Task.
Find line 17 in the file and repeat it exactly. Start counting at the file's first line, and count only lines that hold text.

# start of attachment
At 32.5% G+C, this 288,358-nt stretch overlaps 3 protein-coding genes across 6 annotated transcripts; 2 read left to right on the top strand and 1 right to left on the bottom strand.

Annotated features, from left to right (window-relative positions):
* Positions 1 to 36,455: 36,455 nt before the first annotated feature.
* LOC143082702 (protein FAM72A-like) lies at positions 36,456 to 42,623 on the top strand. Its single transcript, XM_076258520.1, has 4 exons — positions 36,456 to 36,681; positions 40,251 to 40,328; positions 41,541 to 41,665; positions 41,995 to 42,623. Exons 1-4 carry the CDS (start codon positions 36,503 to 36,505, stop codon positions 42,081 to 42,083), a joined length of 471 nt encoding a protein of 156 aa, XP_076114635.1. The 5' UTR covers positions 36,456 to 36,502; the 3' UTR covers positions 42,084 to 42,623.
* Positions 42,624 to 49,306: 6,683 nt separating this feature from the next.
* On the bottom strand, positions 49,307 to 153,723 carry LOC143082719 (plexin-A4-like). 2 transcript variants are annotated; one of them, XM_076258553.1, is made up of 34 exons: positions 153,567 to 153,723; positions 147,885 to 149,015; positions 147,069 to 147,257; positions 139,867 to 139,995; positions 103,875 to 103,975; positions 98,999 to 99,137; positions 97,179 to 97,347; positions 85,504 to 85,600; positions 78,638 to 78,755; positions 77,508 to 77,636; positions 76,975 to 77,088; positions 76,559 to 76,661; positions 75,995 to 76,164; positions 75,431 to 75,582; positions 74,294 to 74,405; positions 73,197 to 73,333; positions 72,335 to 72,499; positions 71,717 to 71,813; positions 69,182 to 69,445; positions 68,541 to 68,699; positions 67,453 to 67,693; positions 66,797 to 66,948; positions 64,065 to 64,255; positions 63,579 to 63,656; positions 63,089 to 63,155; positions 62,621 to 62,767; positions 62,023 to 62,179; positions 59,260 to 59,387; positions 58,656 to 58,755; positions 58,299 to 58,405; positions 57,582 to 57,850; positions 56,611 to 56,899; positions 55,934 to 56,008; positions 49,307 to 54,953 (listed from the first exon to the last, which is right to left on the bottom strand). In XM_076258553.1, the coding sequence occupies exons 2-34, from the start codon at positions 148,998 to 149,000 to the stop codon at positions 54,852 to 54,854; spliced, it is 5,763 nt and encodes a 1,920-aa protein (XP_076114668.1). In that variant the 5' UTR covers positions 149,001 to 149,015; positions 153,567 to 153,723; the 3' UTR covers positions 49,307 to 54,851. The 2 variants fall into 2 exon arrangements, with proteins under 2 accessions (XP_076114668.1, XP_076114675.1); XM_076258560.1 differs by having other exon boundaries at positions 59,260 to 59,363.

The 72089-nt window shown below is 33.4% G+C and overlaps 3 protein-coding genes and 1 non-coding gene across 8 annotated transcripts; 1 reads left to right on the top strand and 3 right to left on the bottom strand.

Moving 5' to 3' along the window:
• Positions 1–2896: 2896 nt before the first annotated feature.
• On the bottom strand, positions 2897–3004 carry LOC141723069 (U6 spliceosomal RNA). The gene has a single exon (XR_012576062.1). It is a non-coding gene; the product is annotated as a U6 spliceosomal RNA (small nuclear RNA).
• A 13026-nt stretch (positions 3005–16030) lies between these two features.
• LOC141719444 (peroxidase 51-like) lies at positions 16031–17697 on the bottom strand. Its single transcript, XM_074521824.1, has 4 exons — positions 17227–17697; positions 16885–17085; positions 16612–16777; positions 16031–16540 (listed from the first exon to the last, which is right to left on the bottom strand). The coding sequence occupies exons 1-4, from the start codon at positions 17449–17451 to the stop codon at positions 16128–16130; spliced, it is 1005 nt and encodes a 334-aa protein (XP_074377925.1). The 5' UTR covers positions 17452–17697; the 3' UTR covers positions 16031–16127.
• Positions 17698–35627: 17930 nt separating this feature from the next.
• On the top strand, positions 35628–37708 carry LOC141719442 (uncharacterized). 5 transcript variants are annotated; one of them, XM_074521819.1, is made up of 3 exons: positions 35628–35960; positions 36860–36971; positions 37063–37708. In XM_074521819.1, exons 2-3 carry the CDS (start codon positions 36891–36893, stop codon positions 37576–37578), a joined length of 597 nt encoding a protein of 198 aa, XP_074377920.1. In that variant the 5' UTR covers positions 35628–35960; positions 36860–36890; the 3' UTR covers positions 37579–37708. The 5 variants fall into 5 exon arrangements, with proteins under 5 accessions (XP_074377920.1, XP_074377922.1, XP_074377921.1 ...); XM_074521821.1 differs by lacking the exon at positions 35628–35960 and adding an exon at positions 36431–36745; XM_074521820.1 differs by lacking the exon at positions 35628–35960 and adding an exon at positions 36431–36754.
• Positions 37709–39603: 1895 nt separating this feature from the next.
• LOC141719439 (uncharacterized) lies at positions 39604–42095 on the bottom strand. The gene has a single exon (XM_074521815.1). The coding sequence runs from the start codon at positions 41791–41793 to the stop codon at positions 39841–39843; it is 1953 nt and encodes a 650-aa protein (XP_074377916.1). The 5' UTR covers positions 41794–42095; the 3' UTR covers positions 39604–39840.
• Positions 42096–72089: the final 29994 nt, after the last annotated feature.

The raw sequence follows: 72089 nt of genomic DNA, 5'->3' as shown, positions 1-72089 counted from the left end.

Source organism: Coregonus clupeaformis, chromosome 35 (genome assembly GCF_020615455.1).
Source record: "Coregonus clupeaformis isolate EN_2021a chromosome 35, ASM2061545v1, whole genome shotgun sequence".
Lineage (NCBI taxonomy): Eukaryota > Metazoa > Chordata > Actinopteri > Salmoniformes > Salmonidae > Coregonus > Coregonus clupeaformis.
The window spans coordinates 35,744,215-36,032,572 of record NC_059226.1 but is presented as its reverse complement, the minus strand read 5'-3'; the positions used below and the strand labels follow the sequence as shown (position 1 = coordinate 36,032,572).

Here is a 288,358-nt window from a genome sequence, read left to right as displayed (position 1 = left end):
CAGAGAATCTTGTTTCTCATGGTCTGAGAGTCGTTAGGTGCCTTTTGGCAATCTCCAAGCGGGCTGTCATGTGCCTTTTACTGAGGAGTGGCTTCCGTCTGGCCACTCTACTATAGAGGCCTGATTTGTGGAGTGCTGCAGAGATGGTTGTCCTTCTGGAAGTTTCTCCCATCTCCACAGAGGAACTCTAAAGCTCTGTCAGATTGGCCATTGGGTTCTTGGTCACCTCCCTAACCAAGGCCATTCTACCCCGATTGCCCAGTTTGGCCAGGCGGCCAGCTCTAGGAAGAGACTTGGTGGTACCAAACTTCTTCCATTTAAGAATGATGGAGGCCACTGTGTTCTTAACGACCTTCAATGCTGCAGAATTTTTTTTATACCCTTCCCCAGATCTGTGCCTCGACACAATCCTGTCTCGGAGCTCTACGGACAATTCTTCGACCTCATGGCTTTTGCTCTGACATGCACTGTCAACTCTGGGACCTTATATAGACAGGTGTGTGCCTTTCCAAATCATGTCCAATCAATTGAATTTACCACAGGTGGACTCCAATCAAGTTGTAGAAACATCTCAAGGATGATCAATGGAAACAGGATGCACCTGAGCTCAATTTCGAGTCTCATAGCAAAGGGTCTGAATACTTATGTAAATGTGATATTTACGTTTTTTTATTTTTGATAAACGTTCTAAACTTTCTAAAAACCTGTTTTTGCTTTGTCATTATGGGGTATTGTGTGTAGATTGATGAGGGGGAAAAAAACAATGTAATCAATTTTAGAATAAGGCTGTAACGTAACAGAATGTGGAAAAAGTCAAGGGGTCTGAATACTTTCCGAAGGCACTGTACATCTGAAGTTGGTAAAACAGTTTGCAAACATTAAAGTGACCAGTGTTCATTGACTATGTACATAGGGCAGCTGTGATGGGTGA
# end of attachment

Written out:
• Positions 42096–72089: the final 29994 nt, after the last annotated feature.